Aragami – Final Review

Aragami, as a pure stealth title, can be an occasionally brutal experience, the player character – the titular Aragami – defenseless upon detection, recognition often equating to a swift and violent death. Certain offensive abilities are purchasable, but they do little to lessen the punishing nature of the gameplay – punishing, though never frustrating. Despite Aragami’s vulnerabilities, and the seemingly insurmountable odds with which he is faced, stemming from the overwhelming quantity of patrolling guards, success remains achievable, though that success requires considerable patience. Triumphing, then, is a glorious, satisfying affair. In efforts to foster the inviting – to further dissipate frustration – respawning after death is near instantaneous, with zero load times, indispensable when considering the great frequency of death throughout the campaign. Enemy A.I. is alert, though their perceptiveness is not too exaggerated as to evoke notions of cheapness; their programming and behaviors are excellently done, and considering A.I. behavior is crucial to an effective stealth title, here the game succeeds, seizing upon this pillar, building upon it.

Given its stealth roots, it follows that line-of-sight is critical to the gameplay systems, though other complexities also exist, particularly when considering the nature of sounds, also critical to detection or evasion, sprinting naturally producing more audible noise than does crouch walking, or advancing forward in a traditional gait. In efforts to further the minutia of sound, a useful bell is wielded by Aragami, which can be activated at any moment – a valuable tool, it is able to alter enemy movement patterns, permitting redirection or increasing enemy vulnerability, prompting the guard to leave his post, also opening up new avenues of movement. Beyond sound design, it is principally the visual which matters – the mentioned line-of-sight fast shows its importance; in immense shadows, Aragami is nearly invisible, position foiled solely by the intimate approach of guard, stumbling upon Aragami, opening him up for swift destruction. Considering the nature of shadows – the opportunities for concealment they permit – much of the game is spent bounding from darkness to darkness, easily done given the intuitive powers at the player’s disposal, the majority focusing on mobility and maneuverability – facilitating most strongly this freedom is a brief teleportation ability, “shadow leap.” When employing this ability, instantaneous motion occurs, highly useful in all scenarios, central to the gameplay. In efforts at achieving balance, though, its strengths are tempered somewhat – the final warping destination need be blanketed in shadows to permit traversal, while these systems are measured, their usage directly tied to “shadow essence,” a mechanic which prevents the abilities’ overuse or abuse. Exceedingly useful for both stealth and exploration, Aragami can use the power to fast obtain elevation, while an intuitive mantling system is in place – locomotion is an enjoyable affair, height also crucial to maintaining anonymity. Under pressure, the ability can be rather finnicky to activate, lending to the game somewhat unintentional tension.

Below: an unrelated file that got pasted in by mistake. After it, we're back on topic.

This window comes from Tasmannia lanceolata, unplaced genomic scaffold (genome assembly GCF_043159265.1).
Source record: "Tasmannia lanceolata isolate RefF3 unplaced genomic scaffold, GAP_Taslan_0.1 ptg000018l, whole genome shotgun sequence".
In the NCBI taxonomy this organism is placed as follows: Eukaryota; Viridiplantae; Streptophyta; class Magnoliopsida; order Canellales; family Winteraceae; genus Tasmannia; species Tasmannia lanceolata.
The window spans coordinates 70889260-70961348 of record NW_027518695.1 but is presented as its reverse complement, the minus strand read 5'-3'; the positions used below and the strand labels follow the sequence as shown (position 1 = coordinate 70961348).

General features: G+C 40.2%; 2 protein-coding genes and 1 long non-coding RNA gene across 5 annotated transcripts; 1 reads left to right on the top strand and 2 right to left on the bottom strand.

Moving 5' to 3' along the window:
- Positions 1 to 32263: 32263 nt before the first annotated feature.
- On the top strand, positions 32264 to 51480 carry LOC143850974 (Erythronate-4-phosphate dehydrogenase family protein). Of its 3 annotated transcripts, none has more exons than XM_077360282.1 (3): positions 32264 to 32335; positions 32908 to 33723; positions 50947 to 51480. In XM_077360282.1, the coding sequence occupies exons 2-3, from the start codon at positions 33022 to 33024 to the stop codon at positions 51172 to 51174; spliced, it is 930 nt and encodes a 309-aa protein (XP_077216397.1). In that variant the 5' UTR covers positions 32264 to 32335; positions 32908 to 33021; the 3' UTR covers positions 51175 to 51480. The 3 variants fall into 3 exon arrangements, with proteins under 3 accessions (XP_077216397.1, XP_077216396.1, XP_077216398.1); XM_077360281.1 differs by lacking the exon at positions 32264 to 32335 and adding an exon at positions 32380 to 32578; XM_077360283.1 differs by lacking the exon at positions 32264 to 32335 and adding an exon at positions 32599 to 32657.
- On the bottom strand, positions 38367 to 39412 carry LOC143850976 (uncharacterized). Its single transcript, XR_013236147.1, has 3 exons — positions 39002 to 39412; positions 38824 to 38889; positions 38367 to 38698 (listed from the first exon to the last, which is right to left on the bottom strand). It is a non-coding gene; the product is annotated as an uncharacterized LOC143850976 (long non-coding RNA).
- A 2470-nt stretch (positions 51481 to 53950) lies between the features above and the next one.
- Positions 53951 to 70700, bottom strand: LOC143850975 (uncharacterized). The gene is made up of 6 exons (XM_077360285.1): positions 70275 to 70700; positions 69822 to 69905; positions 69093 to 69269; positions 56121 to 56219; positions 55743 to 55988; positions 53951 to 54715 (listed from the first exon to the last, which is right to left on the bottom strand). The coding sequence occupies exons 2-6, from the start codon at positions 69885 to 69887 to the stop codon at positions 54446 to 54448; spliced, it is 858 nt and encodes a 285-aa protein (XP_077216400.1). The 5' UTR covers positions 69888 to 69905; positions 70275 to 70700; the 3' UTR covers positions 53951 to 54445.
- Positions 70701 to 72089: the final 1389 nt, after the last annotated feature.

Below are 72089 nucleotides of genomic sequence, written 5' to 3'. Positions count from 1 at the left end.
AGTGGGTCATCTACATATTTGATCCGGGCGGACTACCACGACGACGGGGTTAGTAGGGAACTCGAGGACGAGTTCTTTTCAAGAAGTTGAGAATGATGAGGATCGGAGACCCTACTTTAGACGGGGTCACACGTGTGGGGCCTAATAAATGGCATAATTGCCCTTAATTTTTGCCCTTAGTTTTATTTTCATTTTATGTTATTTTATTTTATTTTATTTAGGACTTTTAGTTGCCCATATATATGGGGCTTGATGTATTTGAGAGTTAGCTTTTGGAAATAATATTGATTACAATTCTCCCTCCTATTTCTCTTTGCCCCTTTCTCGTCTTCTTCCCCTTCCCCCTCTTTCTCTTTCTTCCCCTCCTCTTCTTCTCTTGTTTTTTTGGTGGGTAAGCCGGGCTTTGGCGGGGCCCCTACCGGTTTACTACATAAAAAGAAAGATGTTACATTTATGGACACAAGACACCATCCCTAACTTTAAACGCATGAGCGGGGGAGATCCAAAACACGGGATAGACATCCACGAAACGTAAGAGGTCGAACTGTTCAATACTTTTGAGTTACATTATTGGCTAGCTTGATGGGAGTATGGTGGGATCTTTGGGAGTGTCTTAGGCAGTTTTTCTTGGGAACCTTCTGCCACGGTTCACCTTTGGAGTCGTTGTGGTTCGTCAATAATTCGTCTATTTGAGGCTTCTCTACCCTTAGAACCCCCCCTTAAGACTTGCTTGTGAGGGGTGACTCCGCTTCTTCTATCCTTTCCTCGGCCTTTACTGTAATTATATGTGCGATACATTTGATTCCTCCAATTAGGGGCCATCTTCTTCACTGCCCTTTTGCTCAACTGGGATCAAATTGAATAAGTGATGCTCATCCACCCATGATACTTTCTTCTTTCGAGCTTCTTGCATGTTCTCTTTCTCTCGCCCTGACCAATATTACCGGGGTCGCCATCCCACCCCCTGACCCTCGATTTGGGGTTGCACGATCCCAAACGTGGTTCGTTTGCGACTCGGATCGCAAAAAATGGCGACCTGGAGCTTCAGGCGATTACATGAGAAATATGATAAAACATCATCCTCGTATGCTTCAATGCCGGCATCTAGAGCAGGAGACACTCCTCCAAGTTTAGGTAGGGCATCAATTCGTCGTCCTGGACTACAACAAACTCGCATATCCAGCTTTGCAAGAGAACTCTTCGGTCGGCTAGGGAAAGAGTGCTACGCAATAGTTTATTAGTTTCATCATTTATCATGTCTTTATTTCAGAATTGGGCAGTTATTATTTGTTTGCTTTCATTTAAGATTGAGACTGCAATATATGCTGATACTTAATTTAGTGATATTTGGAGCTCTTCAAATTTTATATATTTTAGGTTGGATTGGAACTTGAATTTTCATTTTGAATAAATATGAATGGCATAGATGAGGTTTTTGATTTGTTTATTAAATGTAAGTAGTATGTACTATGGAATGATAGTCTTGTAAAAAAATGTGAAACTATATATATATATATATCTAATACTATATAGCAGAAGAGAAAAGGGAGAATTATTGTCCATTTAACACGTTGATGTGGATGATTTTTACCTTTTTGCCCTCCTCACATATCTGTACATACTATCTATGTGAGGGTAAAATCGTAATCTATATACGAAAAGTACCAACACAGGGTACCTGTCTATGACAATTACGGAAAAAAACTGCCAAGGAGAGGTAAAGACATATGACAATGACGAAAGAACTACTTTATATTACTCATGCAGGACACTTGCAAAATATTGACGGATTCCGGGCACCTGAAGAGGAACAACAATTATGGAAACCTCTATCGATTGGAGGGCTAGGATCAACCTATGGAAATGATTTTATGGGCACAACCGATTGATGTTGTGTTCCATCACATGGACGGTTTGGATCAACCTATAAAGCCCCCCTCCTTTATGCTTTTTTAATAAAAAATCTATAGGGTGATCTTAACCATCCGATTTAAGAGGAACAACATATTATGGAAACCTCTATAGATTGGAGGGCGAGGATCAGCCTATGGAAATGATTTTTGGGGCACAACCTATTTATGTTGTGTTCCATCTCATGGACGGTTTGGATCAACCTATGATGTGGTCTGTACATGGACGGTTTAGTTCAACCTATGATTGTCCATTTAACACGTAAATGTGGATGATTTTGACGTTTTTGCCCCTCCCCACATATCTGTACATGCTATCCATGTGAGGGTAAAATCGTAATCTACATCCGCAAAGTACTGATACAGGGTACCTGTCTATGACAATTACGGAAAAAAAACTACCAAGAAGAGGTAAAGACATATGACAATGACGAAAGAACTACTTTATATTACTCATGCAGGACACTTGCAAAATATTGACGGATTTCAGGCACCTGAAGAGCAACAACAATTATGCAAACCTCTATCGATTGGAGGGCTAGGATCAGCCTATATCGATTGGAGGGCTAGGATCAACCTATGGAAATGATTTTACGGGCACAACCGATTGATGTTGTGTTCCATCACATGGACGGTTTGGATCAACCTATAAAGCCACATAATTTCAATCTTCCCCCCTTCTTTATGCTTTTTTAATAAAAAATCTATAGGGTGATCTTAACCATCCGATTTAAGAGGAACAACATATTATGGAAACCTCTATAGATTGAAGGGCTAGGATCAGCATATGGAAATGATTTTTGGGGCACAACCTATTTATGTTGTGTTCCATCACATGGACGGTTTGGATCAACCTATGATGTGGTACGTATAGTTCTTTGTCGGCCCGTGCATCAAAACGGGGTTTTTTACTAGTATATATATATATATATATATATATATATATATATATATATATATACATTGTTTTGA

With the significance of the shadows, this ability can be disabled by light, all of Aragami’s strength and endurance attributable to the shadows, his bastion and sole source of sustained sanctuary; remain away from the shadows for any considerable duration, and Aragami becomes vulnerable, helpless, even as a plethora of active and passive upgrades are obtained. Remaining in direct light, moreover, results in even faster depletion of Aragami’s shadow essence, these systems mandating a near constancy of presence in these patches of darkness. With this system, a sort of tactical planning is necessitated before directly engaging a foe – can I chance this engagement, or will total vulnerability emerge before success is achievable? It is wondrous, that these considerations exist, lending to the game considerable depth – Aragami shows sufficient novelty here. In fairness, too, this shadow essence recharges automatically, once the retreat of the shadows is regained – few were the instances where energy was entirely depleted, though overwhelming tension persists; helplessness is not eternal, at least if aggressiveness is not pursued always. This shadow essences – its moderation – extends to the game’s upgrade systems, like the summoning of a decoy, or more exotic abilities. Some of these are mundane, related to the damage output of deadly kunai, or an increase in carrying capacity for those selfsame weapons, initially very slight, requiring further moderation. This dearth of abundancy oft results in a risk/reward scenario, and occasionally risky actions are encouraged, with shrines scattered about the environment which refill the charges for certain of these abilities, essentially lengthening the carrying capacity of those kunai. Collectively, these powers are exceedingly useful, resulting in continued freshness in the gameplay; becoming temporarily, totally invisible, moving at a lighting swift pace, producing no noise – these are exhilarating moments, and some are notable as they mark a brief break from the game’s purity of stealth.